Auditing Section Research Summaries Space

A Database of Auditing Research - Building Bridges with Practice

This is a public Custom Hive  public

research summary

    Construal instructions and professional skepticism in...
    research summary posted February 17, 2016 by Jennifer M Mueller-Phillips, tagged 06.0 Risk and Risk Management, Including Fraud Risk, 06.05 Assessing Risk of Material Misstatement, 08.0 Auditing Procedures – Nature, Timing and Extent, 08.04 Auditors’ Professional Skepticism, 09.0 Auditor Judgment, 09.02 Documentation Specificity, 11.0 Audit Quality and Quality Control, 11.09 Evaluation of Evidence 
    132 Views
    Title:
    Construal instructions and professional skepticism in evaluating complex estimates.
    Practical Implications:

    The findings of this study have important implications for practice. Given the concern from the PCAOB regarding auditors’ lack of professional skepticism, this paper finds a mechanism to increase and improve the level of professional skepticism. In addition, the technique the author finds (providing high-level construal instructions) to auditors is “simple to use, inexpensive, and can easily be tailored for a firm’s specific needs or language

    Citation:

    Rasso, J.T. 2015. Construal instructions and professional skepticism in evaluating complex estimates. Accounting, Organizations and Society 46: 44-55.

    Keywords:
    professional skepticism, material misstatement, auditor judgment
    Purpose of the Study:

    The purpose of this study is to examine whether instructing auditors to create summaries of their audit findings during evidence evaluation in a broad/abstract manner (creating high-level construals) increases professional skepticism. Theoretical research suggests that using these high-level construals (or interpretations) helps individuals to process and understand numerous pieces information. The author suggests that this method could help auditors to ‘see the big picture’, which could help identify patterns in the evidence or possible material misstatements. Then, auditors may be more willing to gather and evaluate additional evidence to test for these potential problems.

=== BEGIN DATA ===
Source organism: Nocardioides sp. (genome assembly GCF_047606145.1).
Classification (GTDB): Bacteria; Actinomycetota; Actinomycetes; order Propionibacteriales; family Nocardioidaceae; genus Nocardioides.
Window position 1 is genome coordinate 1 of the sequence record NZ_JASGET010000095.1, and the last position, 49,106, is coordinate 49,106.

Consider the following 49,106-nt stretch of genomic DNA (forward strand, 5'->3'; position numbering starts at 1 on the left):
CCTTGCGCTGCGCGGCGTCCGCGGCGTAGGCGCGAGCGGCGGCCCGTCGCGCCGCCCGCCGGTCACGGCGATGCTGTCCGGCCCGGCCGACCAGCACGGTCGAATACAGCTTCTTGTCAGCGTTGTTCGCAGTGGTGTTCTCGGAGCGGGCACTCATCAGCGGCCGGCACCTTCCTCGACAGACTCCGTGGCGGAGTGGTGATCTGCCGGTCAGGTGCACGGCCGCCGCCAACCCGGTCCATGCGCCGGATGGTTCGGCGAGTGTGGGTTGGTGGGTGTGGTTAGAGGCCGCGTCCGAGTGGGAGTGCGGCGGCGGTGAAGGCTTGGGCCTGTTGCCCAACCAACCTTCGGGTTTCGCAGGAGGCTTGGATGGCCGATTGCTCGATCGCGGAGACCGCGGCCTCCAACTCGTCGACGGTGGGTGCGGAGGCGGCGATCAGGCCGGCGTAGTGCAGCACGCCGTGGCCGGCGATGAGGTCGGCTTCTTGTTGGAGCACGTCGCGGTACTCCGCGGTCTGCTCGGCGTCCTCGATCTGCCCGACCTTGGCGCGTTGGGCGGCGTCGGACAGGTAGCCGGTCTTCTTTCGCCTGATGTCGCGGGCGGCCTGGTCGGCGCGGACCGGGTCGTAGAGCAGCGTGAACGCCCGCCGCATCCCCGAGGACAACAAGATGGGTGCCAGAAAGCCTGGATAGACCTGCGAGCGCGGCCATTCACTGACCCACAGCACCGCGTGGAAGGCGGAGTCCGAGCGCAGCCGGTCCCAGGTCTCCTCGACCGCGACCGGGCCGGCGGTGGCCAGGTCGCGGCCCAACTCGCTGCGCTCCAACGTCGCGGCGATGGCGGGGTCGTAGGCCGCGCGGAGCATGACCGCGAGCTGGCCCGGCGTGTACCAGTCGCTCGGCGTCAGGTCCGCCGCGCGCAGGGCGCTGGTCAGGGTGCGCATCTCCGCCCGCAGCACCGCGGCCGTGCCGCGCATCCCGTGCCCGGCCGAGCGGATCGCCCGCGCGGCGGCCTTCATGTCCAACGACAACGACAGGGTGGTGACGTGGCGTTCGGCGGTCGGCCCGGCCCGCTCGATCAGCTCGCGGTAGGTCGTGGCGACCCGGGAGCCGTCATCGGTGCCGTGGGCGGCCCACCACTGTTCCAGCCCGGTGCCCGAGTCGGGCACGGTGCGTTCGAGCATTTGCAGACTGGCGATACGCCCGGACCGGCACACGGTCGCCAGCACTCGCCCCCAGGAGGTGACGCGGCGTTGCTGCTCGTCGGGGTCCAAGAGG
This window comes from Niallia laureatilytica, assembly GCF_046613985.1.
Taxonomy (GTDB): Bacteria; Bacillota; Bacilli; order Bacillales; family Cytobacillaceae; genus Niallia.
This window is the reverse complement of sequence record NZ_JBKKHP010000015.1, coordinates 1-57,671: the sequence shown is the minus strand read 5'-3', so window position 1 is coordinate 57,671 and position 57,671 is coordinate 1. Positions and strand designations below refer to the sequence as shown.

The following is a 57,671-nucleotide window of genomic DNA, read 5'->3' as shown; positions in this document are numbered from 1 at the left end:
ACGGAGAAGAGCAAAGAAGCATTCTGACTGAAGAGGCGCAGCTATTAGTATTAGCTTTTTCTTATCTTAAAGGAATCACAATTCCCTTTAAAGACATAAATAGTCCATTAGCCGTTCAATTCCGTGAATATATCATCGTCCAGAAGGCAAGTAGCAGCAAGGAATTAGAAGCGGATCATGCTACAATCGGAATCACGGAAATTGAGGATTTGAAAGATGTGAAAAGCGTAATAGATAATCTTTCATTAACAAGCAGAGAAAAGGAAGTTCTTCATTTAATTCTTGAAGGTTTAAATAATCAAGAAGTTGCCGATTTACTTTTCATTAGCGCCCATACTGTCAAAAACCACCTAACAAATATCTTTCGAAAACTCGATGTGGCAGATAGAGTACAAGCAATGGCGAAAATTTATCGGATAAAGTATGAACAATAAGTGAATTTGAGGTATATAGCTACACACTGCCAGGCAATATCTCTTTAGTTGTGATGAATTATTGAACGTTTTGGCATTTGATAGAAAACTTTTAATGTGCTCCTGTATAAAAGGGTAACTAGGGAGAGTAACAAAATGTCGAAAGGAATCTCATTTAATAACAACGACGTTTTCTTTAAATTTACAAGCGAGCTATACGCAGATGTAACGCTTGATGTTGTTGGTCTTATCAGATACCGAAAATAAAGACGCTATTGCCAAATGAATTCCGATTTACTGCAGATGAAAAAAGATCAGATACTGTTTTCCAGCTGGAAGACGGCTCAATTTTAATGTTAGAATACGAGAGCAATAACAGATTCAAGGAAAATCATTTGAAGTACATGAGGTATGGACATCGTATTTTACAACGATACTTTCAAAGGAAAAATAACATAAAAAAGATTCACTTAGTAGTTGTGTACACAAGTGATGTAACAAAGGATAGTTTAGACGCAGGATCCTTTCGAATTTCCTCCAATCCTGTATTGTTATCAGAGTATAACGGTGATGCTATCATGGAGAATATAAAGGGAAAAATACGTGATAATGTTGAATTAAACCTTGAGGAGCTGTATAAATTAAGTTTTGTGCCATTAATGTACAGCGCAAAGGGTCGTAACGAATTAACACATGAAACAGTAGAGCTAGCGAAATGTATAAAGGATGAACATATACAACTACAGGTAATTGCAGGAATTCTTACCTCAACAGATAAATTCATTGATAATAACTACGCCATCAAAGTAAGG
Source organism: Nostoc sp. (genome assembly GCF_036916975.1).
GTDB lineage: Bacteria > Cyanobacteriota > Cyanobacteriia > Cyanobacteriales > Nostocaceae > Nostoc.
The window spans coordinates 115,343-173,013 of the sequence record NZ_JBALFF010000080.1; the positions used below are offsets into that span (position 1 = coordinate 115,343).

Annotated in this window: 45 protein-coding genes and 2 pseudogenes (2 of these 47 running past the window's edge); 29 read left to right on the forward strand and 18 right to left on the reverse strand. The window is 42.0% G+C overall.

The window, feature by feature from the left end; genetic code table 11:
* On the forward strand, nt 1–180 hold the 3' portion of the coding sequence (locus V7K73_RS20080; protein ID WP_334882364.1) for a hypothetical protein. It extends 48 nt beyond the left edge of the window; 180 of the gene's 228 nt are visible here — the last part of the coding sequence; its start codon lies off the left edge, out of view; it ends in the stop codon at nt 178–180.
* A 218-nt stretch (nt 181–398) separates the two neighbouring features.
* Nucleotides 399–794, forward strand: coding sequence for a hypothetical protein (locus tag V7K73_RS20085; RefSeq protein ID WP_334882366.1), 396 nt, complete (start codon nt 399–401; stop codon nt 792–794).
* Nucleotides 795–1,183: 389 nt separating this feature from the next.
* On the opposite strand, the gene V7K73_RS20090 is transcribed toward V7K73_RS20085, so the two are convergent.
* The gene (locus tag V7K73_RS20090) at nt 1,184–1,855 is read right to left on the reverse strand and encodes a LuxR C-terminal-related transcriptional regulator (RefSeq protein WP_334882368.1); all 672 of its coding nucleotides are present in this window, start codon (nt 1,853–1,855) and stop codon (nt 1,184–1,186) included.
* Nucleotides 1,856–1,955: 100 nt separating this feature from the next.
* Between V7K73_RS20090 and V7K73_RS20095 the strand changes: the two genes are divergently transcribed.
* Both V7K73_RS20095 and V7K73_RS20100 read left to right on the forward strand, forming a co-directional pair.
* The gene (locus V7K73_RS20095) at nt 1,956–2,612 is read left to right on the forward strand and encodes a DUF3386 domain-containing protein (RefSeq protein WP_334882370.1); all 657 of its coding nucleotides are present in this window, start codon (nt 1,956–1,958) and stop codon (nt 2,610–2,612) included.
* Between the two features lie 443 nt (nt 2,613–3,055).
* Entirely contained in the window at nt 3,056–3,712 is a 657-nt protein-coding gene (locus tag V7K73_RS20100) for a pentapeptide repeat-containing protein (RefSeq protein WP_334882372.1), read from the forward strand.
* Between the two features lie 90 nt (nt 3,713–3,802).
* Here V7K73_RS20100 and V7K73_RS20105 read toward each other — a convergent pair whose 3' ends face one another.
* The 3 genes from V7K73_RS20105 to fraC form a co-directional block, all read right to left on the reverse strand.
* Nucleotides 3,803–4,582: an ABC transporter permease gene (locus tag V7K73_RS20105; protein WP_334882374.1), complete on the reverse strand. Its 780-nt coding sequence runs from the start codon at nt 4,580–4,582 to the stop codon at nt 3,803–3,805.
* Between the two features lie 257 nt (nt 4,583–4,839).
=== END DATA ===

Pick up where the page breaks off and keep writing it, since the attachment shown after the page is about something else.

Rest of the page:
Design/Method/ Approach:

    Data for this paper was collected prior to April 2015 by using a computerized experiment. Auditors were used as participants in the study, and they averaged 5.4 years of audit experience (ranging from staff auditor to partner). In addition, ninety percent of the auditors had audited fair value estimates in the past.

    Findings:

    Auditors that were given documentation instructions to create high-level construals were more likely to exert professional skepticism compared to auditors given low-level construals (identifying specifically how an estimate could be fairly stated or misstated) or auditors given no instructions. Specifically, they spent more time collecting and evaluating audit evidence, collected more evidence, and rated the risk of the fair value estimate higher. These findings suggest that auditors using the high-level construal instructions process the information from their findings better and recognize a need to gather more evidence when given an incomplete amount of evidence. In addition, when evidence suggests that the fair value is overstated, auditors given the high-level construal instructions are more likely to realize the high risk.

    Category:
    Audit Quality & Quality Control, Auditing Procedures - Nature - Timing and Extent, Auditor Judgment, Risk & Risk Management - Including Fraud Risk
    Sub-category:
    Assessing Risk of Material Misstatement, Auditors’ Professional Skepticism, Documentation Specificity, Evaluation of Evidence